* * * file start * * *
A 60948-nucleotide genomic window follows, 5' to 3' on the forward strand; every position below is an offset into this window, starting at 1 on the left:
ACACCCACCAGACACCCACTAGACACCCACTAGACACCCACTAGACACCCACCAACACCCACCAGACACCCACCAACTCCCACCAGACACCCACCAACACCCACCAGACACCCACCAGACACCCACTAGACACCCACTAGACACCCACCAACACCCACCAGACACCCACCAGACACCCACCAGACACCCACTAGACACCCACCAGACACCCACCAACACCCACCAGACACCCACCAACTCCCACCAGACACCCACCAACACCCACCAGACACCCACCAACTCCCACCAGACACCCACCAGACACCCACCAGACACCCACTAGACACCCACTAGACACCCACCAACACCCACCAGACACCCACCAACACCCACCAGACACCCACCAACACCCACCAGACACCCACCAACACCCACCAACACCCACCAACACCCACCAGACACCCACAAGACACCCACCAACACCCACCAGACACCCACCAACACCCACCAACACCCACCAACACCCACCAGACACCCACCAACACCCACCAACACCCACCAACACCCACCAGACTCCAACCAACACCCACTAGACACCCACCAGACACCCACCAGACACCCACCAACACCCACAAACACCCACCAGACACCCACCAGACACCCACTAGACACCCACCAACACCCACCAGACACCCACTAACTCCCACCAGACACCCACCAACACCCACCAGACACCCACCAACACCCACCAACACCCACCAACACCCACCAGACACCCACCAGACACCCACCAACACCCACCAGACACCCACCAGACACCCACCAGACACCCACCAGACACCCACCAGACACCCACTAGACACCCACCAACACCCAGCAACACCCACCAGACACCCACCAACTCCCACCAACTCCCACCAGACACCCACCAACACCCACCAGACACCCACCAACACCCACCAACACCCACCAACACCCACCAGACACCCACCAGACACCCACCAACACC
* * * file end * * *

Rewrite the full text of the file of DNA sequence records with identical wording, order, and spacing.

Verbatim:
A 60948-nucleotide genomic window follows, 5' to 3' on the forward strand; every position below is an offset into this window, starting at 1 on the left:
ACACCCACCAGACACCCACTAGACACCCACTAGACACCCACTAGACACCCACCAACACCCACCAGACACCCACCAACTCCCACCAGACACCCACCAACACCCACCAGACACCCACCAGACACCCACTAGACACCCACTAGACACCCACCAACACCCACCAGACACCCACCAGACACCCACCAGACACCCACTAGACACCCACCAGACACCCACCAACACCCACCAGACACCCACCAACTCCCACCAGACACCCACCAACACCCACCAGACACCCACCAACTCCCACCAGACACCCACCAGACACCCACCAGACACCCACTAGACACCCACTAGACACCCACCAACACCCACCAGACACCCACCAACACCCACCAGACACCCACCAACACCCACCAGACACCCACCAACACCCACCAACACCCACCAACACCCACCAGACACCCACAAGACACCCACCAACACCCACCAGACACCCACCAACACCCACCAACACCCACCAACACCCACCAGACACCCACCAACACCCACCAACACCCACCAACACCCACCAGACTCCAACCAACACCCACTAGACACCCACCAGACACCCACCAGACACCCACCAACACCCACAAACACCCACCAGACACCCACCAGACACCCACTAGACACCCACCAACACCCACCAGACACCCACTAACTCCCACCAGACACCCACCAACACCCACCAGACACCCACCAACACCCACCAACACCCACCAACACCCACCAGACACCCACCAGACACCCACCAACACCCACCAGACACCCACCAGACACCCACCAGACACCCACCAGACACCCACCAGACACCCACTAGACACCCACCAACACCCAGCAACACCCACCAGACACCCACCAACTCCCACCAACTCCCACCAGACACCCACCAACACCCACCAGACACCCACCAACACCCACCAACACCCACCAACACCCACCAGACACCCACCAGACACCCACCAACACC